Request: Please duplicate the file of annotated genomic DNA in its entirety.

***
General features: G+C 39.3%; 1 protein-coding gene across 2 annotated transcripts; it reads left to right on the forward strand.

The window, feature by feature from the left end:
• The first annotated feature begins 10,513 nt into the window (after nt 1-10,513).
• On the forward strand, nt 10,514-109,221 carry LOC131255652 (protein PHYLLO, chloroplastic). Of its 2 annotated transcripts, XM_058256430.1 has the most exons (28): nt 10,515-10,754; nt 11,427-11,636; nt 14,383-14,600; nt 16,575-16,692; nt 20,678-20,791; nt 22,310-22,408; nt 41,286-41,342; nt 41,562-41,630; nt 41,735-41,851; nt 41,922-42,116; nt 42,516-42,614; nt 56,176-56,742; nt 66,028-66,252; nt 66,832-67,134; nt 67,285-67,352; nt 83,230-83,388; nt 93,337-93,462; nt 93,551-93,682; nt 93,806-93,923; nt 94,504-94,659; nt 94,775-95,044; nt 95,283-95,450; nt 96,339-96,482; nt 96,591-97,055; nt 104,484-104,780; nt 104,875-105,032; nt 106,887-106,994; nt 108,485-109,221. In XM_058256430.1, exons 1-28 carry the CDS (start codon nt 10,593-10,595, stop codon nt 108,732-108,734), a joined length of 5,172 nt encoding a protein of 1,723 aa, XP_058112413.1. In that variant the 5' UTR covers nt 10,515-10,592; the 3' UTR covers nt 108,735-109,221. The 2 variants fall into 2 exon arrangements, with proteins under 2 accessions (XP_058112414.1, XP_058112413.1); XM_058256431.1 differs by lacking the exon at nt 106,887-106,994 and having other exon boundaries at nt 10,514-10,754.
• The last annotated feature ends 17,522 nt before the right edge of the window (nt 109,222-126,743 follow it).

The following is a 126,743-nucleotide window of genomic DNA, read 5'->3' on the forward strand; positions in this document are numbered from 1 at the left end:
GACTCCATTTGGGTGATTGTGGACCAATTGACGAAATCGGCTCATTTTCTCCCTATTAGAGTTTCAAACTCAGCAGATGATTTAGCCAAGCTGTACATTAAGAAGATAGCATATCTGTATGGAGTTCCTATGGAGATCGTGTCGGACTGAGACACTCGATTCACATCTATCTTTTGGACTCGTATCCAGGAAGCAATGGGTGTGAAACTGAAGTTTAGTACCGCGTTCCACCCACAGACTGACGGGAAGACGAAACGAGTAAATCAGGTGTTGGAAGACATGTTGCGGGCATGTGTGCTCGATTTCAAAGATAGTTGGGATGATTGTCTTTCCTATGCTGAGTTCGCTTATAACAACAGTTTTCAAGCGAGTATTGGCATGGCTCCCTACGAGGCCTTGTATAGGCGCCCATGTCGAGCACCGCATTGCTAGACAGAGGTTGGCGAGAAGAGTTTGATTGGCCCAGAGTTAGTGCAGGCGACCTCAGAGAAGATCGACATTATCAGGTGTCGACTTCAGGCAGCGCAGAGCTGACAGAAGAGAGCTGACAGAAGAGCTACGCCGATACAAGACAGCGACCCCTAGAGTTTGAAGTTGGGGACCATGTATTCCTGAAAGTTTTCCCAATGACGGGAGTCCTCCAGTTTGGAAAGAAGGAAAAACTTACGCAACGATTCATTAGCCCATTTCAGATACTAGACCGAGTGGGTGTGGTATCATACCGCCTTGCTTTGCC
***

General features: G+C 39.3%; 1 protein-coding gene across 2 annotated transcripts; it reads left to right on the forward strand.

The window, feature by feature from the left end:
• The first annotated feature begins 10,513 nt into the window (after nt 1-10,513).
• On the forward strand, nt 10,514-109,221 carry LOC131255652 (protein PHYLLO, chloroplastic). Of its 2 annotated transcripts, XM_058256430.1 has the most exons (28): nt 10,515-10,754; nt 11,427-11,636; nt 14,383-14,600; nt 16,575-16,692; nt 20,678-20,791; nt 22,310-22,408; nt 41,286-41,342; nt 41,562-41,630; nt 41,735-41,851; nt 41,922-42,116; nt 42,516-42,614; nt 56,176-56,742; nt 66,028-66,252; nt 66,832-67,134; nt 67,285-67,352; nt 83,230-83,388; nt 93,337-93,462; nt 93,551-93,682; nt 93,806-93,923; nt 94,504-94,659; nt 94,775-95,044; nt 95,283-95,450; nt 96,339-96,482; nt 96,591-97,055; nt 104,484-104,780; nt 104,875-105,032; nt 106,887-106,994; nt 108,485-109,221. In XM_058256430.1, exons 1-28 carry the CDS (start codon nt 10,593-10,595, stop codon nt 108,732-108,734), a joined length of 5,172 nt encoding a protein of 1,723 aa, XP_058112413.1. In that variant the 5' UTR covers nt 10,515-10,592; the 3' UTR covers nt 108,735-109,221. The 2 variants fall into 2 exon arrangements, with proteins under 2 accessions (XP_058112414.1, XP_058112413.1); XM_058256431.1 differs by lacking the exon at nt 106,887-106,994 and having other exon boundaries at nt 10,514-10,754.
• The last annotated feature ends 17,522 nt before the right edge of the window (nt 109,222-126,743 follow it).

The following is a 126,743-nucleotide window of genomic DNA, read 5'->3' on the forward strand; positions in this document are numbered from 1 at the left end:
GACTCCATTTGGGTGATTGTGGACCAATTGACGAAATCGGCTCATTTTCTCCCTATTAGAGTTTCAAACTCAGCAGATGATTTAGCCAAGCTGTACATTAAGAAGATAGCATATCTGTATGGAGTTCCTATGGAGATCGTGTCGGACTGAGACACTCGATTCACATCTATCTTTTGGACTCGTATCCAGGAAGCAATGGGTGTGAAACTGAAGTTTAGTACCGCGTTCCACCCACAGACTGACGGGAAGACGAAACGAGTAAATCAGGTGTTGGAAGACATGTTGCGGGCATGTGTGCTCGATTTCAAAGATAGTTGGGATGATTGTCTTTCCTATGCTGAGTTCGCTTATAACAACAGTTTTCAAGCGAGTATTGGCATGGCTCCCTACGAGGCCTTGTATAGGCGCCCATGTCGAGCACCGCATTGCTAGACAGAGGTTGGCGAGAAGAGTTTGATTGGCCCAGAGTTAGTGCAGGCGACCTCAGAGAAGATCGACATTATCAGGTGTCGACTTCAGGCAGCGCAGAGCTGACAGAAGAGAGCTGACAGAAGAGCTACGCCGATACAAGACAGCGACCCCTAGAGTTTGAAGTTGGGGACCATGTATTCCTGAAAGTTTTCCCAATGACGGGAGTCCTCCAGTTTGGAAAGAAGGAAAAACTTACGCAACGATTCATTAGCCCATTTCAGATACTAGACCGAGTGGGTGTGGTATCATACCGCCTTGCTTTGCC